Dysembryoplastic neuroepithelial tumor (DNT) Symptoms & Causes

LIke ThisLIke ThisLIke ThisLIke ThisLIke This

Contact the Glioma Program

Who is at risk for a DNT?

A DNT usually begins in children and teenagers who are 20 years old or younger.

What are the symptoms of dysembryoplastic neuroepithelial tumor (DNT)?

While each child may experience symptoms differently, and symptoms may vary depending on the size and exact location of the tumor, the most common symptom for DNT is the presence of seizures that are difficult to control with anti-seizure medication. In fact, it’s not uncommon for children to have their first seizure before age 10 and then continue to experience them for several years before the diagnosis is made.

DNT tumors are found in the cerebrum, which is the part of the brain that controls thought, movement and sensation, so your child may experience other symptoms that relate to those functions.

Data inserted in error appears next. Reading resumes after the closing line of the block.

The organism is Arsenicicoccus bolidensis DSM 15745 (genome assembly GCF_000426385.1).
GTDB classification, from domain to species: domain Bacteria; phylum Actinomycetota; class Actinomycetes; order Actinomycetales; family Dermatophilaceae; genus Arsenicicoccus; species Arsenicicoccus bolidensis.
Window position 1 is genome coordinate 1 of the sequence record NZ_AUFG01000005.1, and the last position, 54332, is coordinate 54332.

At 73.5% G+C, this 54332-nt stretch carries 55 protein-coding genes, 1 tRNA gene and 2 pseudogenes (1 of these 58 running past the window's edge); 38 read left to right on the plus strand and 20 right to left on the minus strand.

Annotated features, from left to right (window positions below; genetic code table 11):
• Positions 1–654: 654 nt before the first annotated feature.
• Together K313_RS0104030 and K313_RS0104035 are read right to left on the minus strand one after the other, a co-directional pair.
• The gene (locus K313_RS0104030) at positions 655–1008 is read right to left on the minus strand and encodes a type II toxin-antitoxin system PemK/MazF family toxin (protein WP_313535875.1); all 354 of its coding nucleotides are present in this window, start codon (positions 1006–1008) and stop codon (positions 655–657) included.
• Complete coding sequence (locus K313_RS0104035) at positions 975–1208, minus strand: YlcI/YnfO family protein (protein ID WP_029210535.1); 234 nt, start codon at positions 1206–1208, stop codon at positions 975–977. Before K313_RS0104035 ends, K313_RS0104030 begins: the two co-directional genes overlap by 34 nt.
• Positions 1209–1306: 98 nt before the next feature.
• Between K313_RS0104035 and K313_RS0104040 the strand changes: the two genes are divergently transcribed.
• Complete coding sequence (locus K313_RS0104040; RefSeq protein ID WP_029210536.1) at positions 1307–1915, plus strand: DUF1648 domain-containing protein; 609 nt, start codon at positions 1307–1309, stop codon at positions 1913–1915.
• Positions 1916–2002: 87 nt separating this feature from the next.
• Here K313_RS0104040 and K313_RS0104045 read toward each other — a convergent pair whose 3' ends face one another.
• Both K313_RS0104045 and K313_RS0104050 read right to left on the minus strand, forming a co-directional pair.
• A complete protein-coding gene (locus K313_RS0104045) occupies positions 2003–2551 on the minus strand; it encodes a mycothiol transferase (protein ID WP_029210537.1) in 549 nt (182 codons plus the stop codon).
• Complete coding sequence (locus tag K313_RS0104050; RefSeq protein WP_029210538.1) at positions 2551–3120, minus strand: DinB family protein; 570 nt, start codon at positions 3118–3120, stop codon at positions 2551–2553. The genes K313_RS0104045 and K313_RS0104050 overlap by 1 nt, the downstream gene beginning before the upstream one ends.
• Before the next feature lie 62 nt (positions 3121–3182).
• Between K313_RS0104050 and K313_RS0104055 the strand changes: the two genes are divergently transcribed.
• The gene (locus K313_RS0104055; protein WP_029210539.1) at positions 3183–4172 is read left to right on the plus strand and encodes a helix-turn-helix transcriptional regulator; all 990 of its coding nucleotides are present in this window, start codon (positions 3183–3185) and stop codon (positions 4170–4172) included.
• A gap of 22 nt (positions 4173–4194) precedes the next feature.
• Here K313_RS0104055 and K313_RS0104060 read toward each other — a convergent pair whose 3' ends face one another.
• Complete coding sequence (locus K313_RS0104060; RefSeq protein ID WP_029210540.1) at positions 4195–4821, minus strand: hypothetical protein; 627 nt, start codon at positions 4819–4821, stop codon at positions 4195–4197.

What is a DNT made of?

These tumors consist of different types of abnormal cells including:

  • oligodendrocytes (cells that provide support and nourishment for cells that transmit nerve impulses)
  • neurons
  • astrocytes (connective tissue cells)
We are grateful to have been ranked #1 on U.S. News & World Report's list of the best children's hospitals in the nation for the third year in a row, an honor we could not have achieved without the patients and families who inspire us to do our very best for them. Thanks to you, Boston Children's is a place where we can write the greatest children's stories ever told.”
- Sandra L. Fenwick, President and CEO

Boston Children's Hospital
300 Longwood Avenue, Boston, MA 02115
For Patients: 617-355-6000
For Referring Providers: 844-BCH-PEDS | 844-224-7337